Magicienne Fights Sybille

HM Frigate Magicienne Fights HMCM Sybille
2 January 1783

Following the evacuation of Charlestown, South Carolina, a convoy of thirty-eight vessels sailed for Jamaica. Aboard were 1600 troops, 450 settlers and 4500 Negroes owned by the settlers. The escort consisted of HM Frigates Emerald (Captain W. Knell), Endymion (Captain Tyrrell Smith), and Magicienne (Captain Thomas Graves) and HM Sloop Hornet (Commander F. Tinsley). Knell was the senior officer commanding the convoy.1

Magicienne was a former French frigate, captured in September 1781 and taken in to the Royal Navy. She measured 967 tons and was armed with twenty-six 12-pounders and six 6-pounders. Magicienne had a nominal crew of 220 men. Endymion was one of a class of two deck frigates. She measured 893 tons and mounted twenty 18-pounders, twenty-two 9-pounders and two 6-pounders, with a nominal crew of 280 men.2

On 2 January 1783 the convoy fell in with a French convoy of seventeen sail, bound from Cap Fran*ois, Saint-Domingue to Boston, Massachusetts and France.3 The French convoy was sighted at day break by the Endymion, which signaled two strange sail in sight to the northeast. Knell ordered Smith to chase. The Magicienne edged out toward the strangers to repeat the Endymion’s signals. At 0630 the Endymion made the signal for a fleet and raised a French flag to indicate the convoy was French.4

One of the convoy had strayed and was steering toward the British ship. At 0900 the Endymion came up with her and captured her.5 She was the Celerity,6 a rich prize, valued at *20000. Meanwhile the Magicienne came up and lowered her barge to assist in shifting the prisoners. At 0930 Endymion signaled Magicienne to chase to the northeast. Magicienne hoisted in her barge and made all sail to the northeast.7

The French convoy now split up. Most made all sail and stood to the northeast in flight. Five of them hauled their wind and stood down toward the Magicienne. As the British approached it was seen that the two vessels in front were French warships. The largest French ship streamed a commodore’s pennant at the main topgallant masthead.8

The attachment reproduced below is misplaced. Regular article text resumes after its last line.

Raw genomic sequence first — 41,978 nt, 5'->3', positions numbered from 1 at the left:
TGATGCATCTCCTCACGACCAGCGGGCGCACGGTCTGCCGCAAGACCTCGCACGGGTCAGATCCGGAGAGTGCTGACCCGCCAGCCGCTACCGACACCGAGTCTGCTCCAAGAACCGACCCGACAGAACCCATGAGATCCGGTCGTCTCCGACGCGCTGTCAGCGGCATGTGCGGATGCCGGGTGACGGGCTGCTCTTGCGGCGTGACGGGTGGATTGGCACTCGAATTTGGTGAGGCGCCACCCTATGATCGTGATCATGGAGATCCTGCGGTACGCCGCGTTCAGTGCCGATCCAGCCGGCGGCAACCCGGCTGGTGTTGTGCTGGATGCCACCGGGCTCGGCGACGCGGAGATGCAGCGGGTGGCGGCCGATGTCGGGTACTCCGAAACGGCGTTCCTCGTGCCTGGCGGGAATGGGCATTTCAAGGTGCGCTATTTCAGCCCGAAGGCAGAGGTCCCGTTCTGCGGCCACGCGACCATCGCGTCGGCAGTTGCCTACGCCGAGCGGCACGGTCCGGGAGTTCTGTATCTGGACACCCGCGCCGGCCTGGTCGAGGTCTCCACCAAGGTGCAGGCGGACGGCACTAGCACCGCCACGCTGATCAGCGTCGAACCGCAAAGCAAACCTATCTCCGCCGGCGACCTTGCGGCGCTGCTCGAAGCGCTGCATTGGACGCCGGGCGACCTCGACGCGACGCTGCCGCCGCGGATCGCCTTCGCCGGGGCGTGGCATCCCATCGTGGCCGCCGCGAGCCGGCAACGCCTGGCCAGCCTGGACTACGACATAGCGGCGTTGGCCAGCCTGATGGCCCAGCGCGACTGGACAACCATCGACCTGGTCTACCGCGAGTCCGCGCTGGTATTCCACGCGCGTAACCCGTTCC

The two French warships were HMCM Frigate La Sibylle (Capitaine de vaisseau Chevalier de Kergariou-Locmaria) and HMCM Sloop La Railleur. Their convoy had sailed from Cap François on 27 December 1782 and was just clearing the islands into the open sea when discovered. According to the French it was 0800 when they sighted the British in chase. Kergariou decided to steer toward the British at once, signaling the convoy to continue on its course. He intended to draw the British away from the convoy.9

Sibylle was rated at 600 tonneux and mounted twenty-six 12-pounders and six 6-pounders. She was coppered and was a very fast sailing frigate. She had a nominal crew of 271 men.10 Little is known of the Railleur, She was a brig, captured from the British in June 1782 and mounted fourteen cannon. 11

Magicienne took in her royals and studding sails in order to slow now a bit and allow the ill sailing Endymion to catch up: she was then four or five miles behind the Magicienne. Graves then set about clearing his ship for action. Shortly after the three leewardmost of the enemy vessels bore away and followed the French convoy. The French warships raised their colors and made every appearance of intending to give battle.12

As the Magicienne closed within random shot, both French ships hauled their wind and began firing their stern chasers, staying close together, the smaller ship taking station on the larboard quarter of her commodore. The Magicienne made more sail and followed them, firing her bow chasers.13

At 1230 the Magicienne closed up with the smaller ship and a short action took place.14 After firing two broadsides into the brig15 the action ceased: “ . . . her ensign being down, and her fire ceasing, it was concluded that she had struck. As her pendant was still flying, Captain Graves hailed her to know whether or not she had struck, but owing to the confusion in which she was, taking in her fails, the ship being in the wind, and her studding and small sails flying about in great disorder, no distinct answer was returned.”16 La Sybille dropped back to assist the struggling Railleur, and Magicienne moved away.17